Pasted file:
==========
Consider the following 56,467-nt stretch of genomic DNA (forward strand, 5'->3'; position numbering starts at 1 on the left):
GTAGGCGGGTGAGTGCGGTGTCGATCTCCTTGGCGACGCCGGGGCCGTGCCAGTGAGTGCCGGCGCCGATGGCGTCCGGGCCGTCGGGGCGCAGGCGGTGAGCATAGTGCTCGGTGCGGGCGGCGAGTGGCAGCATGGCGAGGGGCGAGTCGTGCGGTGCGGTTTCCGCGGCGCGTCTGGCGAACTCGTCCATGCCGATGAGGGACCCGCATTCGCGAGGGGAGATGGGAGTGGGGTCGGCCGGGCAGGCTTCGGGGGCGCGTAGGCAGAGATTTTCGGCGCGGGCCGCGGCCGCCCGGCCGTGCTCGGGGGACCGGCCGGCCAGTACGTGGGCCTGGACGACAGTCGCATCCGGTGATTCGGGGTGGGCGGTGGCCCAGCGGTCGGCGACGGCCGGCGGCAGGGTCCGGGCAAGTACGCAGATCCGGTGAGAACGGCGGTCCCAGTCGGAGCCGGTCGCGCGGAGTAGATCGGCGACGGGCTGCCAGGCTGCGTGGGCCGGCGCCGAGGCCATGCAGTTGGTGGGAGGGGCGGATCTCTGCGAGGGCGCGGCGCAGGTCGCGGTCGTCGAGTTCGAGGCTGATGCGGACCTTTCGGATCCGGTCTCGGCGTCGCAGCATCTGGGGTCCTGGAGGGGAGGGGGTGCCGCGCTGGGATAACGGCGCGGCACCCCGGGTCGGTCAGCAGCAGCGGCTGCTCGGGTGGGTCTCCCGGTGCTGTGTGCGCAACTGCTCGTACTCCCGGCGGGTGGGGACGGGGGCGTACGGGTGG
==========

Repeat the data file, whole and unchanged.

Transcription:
Consider the following 56,467-nt stretch of genomic DNA (forward strand, 5'->3'; position numbering starts at 1 on the left):
GTAGGCGGGTGAGTGCGGTGTCGATCTCCTTGGCGACGCCGGGGCCGTGCCAGTGAGTGCCGGCGCCGATGGCGTCCGGGCCGTCGGGGCGCAGGCGGTGAGCATAGTGCTCGGTGCGGGCGGCGAGTGGCAGCATGGCGAGGGGCGAGTCGTGCGGTGCGGTTTCCGCGGCGCGTCTGGCGAACTCGTCCATGCCGATGAGGGACCCGCATTCGCGAGGGGAGATGGGAGTGGGGTCGGCCGGGCAGGCTTCGGGGGCGCGTAGGCAGAGATTTTCGGCGCGGGCCGCGGCCGCCCGGCCGTGCTCGGGGGACCGGCCGGCCAGTACGTGGGCCTGGACGACAGTCGCATCCGGTGATTCGGGGTGGGCGGTGGCCCAGCGGTCGGCGACGGCCGGCGGCAGGGTCCGGGCAAGTACGCAGATCCGGTGAGAACGGCGGTCCCAGTCGGAGCCGGTCGCGCGGAGTAGATCGGCGACGGGCTGCCAGGCTGCGTGGGCCGGCGCCGAGGCCATGCAGTTGGTGGGAGGGGCGGATCTCTGCGAGGGCGCGGCGCAGGTCGCGGTCGTCGAGTTCGAGGCTGATGCGGACCTTTCGGATCCGGTCTCGGCGTCGCAGCATCTGGGGTCCTGGAGGGGAGGGGGTGCCGCGCTGGGATAACGGCGCGGCACCCCGGGTCGGTCAGCAGCAGCGGCTGCTCGGGTGGGTCTCCCGGTGCTGTGTGCGCAACTGCTCGTACTCCCGGCGGGTGGGGACGGGGGCGTACGGGTGG